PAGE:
President Trump was obligated to give the Republican Party the opportunity to ‘repeal and replace’ the ACA - Affordable Care Act. Since initial efforts were not successful, he should propose Congress vote on the following three basic amendments - no more no less - to the existing ACA:
- Encourage health insurance companies to offer a discount to their subscribers who see a Personal Care Physician (PCP) and/or a Psychologist in a given year. More annual screenings performed by PCP’s will better protect the general population from the spread of communicable diseases; in addition, other conditions will likely be detected sooner - and prevented before they become serious and more costly to treat. As for the visit to the Psychologist, think of that as a mental health tune-up. People who are mentally sound don’t commit mass shootings, or intentionally drive over crowds of people. Furthermore, an appointment with a Psychologist can offer help and direction with many of life’s challenges - such as dealing with addictions, spousal abuse, personality disorders, and more.
- Adopt Senator Rand Paul’s concept of allowing individuals to purchase policies through a co-op or buying group. Doing so helps spread the costs of healthcare over a greater universe of Americans, thus driving down premiums of the more-expensive-to-insure.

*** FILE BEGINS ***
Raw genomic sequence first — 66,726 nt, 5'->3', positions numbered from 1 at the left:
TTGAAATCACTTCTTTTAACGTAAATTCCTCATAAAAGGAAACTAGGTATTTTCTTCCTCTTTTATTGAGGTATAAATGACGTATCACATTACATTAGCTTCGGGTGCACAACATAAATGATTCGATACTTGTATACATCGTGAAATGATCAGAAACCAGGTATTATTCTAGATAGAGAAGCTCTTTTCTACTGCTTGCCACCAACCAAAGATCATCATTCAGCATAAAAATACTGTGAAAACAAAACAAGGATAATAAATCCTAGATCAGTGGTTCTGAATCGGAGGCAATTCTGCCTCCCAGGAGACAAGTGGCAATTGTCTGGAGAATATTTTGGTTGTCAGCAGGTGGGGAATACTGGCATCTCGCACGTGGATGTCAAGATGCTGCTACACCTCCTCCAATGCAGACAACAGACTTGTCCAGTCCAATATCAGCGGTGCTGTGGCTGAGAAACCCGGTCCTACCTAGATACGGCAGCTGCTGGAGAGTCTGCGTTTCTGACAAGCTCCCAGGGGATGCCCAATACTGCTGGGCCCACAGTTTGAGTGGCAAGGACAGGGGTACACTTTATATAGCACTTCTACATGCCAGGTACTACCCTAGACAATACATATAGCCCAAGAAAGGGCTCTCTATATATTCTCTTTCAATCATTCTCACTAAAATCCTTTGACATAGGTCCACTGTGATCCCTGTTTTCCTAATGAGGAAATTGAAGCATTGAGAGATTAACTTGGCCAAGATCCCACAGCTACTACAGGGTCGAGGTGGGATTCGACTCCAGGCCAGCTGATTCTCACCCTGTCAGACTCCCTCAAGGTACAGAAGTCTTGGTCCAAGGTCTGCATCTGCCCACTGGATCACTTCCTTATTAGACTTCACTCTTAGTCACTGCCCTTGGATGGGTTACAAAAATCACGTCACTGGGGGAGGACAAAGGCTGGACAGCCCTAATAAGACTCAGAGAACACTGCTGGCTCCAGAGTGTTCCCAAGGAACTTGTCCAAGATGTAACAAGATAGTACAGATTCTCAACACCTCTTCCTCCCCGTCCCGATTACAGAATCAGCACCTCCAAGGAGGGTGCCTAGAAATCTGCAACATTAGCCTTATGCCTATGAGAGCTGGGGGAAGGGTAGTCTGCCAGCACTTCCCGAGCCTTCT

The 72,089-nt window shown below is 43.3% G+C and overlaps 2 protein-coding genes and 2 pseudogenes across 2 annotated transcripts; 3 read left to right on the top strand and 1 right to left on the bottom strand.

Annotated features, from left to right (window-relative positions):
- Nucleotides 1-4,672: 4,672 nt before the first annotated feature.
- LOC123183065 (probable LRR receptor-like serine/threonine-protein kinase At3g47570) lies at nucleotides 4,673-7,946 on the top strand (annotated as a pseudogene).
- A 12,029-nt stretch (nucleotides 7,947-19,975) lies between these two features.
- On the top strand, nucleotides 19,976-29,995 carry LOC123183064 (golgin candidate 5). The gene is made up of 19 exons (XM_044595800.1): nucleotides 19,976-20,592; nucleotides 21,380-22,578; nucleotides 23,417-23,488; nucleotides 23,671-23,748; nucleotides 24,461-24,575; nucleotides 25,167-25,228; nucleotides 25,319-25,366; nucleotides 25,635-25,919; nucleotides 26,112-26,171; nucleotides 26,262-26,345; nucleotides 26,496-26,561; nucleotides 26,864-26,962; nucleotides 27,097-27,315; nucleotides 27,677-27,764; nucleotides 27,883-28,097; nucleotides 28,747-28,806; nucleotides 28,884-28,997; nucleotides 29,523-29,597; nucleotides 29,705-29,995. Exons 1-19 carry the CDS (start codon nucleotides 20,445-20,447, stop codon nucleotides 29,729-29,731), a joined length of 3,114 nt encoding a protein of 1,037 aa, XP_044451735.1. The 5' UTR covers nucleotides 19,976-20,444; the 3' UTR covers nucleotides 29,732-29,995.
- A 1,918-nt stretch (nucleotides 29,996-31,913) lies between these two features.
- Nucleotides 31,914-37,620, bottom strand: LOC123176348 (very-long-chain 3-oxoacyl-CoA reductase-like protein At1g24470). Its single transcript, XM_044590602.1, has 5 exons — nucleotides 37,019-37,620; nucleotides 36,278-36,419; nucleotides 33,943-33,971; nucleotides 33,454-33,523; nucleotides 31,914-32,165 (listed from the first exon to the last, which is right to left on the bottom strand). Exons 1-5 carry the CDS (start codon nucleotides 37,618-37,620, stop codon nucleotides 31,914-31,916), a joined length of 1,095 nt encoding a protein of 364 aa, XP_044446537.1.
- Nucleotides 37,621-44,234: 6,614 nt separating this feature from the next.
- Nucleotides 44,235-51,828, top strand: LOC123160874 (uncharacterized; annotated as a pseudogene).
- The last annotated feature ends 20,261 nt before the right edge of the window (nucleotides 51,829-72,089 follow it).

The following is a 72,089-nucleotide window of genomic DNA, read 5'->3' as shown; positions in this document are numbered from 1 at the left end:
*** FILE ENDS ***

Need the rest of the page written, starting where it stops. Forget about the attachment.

- Deregulate the marketplace to permit insurance companies to sell policies in all 50 states. Such competition will certainly reduce costs for everyone.
There are HUGE benefits of keeping the ACA and simply amending it. First, President Trump can seize the opportunity to ‘reach across the aisle’ and ‘extend that olive branch’ by maintaining President Obama’s signature legislative achievement; such non partisan action on his part can only encourage some Democrat support (thus approval) for these amendments.
Secondly, passing healthcare reform with votes from both major parties will almost ensure that it will last.
Thirdly, the remaining mandate in the ACA - the requirement for insurance companies to provide minimum essential coverage - actually helps control the federal budget deficit and the national debt. How? Since it spreads the cost of healthcare over a greater universe of Americans, it drives down the premiums of the more-expensive-to-insure; this means less government subsidies are necessary to make health insurance affordable to all! Win win!
Two additional healthcare-related issues merit mention.
1. The Opioid Crisis. The Support for Patients and Communities Act was recently signed into law and contains many features which should help combat this epidemic. We need to give this new legislation some time to work before any further refinement. In the meantime, the public would be well-served to encourage places of worship and community centers to develop programs for the already-addicted.
2. Medicare Drug Prices. Government should have the authority to negotiate with pharmaceutical companies.